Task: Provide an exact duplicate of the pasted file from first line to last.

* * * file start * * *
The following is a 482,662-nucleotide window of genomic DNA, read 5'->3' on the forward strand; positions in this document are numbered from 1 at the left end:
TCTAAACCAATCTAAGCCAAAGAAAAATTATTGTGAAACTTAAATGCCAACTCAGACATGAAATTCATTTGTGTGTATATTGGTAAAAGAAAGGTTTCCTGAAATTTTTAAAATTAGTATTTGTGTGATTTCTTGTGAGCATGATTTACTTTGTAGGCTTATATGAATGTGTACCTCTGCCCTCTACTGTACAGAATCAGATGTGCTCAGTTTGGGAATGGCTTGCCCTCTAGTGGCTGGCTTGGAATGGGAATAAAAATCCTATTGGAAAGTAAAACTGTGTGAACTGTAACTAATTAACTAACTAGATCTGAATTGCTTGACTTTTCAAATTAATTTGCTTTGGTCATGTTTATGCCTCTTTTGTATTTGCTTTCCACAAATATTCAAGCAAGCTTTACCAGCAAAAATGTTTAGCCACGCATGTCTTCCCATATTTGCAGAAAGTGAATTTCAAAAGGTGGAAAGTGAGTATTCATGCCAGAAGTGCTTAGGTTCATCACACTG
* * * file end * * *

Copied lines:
The following is a 482,662-nucleotide window of genomic DNA, read 5'->3' on the forward strand; positions in this document are numbered from 1 at the left end:
TCTAAACCAATCTAAGCCAAAGAAAAATTATTGTGAAACTTAAATGCCAACTCAGACATGAAATTCATTTGTGTGTATATTGGTAAAAGAAAGGTTTCCTGAAATTTTTAAAATTAGTATTTGTGTGATTTCTTGTGAGCATGATTTACTTTGTAGGCTTATATGAATGTGTACCTCTGCCCTCTACTGTACAGAATCAGATGTGCTCAGTTTGGGAATGGCTTGCCCTCTAGTGGCTGGCTTGGAATGGGAATAAAAATCCTATTGGAAAGTAAAACTGTGTGAACTGTAACTAATTAACTAACTAGATCTGAATTGCTTGACTTTTCAAATTAATTTGCTTTGGTCATGTTTATGCCTCTTTTGTATTTGCTTTCCACAAATATTCAAGCAAGCTTTACCAGCAAAAATGTTTAGCCACGCATGTCTTCCCATATTTGCAGAAAGTGAATTTCAAAAGGTGGAAAGTGAGTATTCATGCCAGAAGTGCTTAGGTTCATCACACTG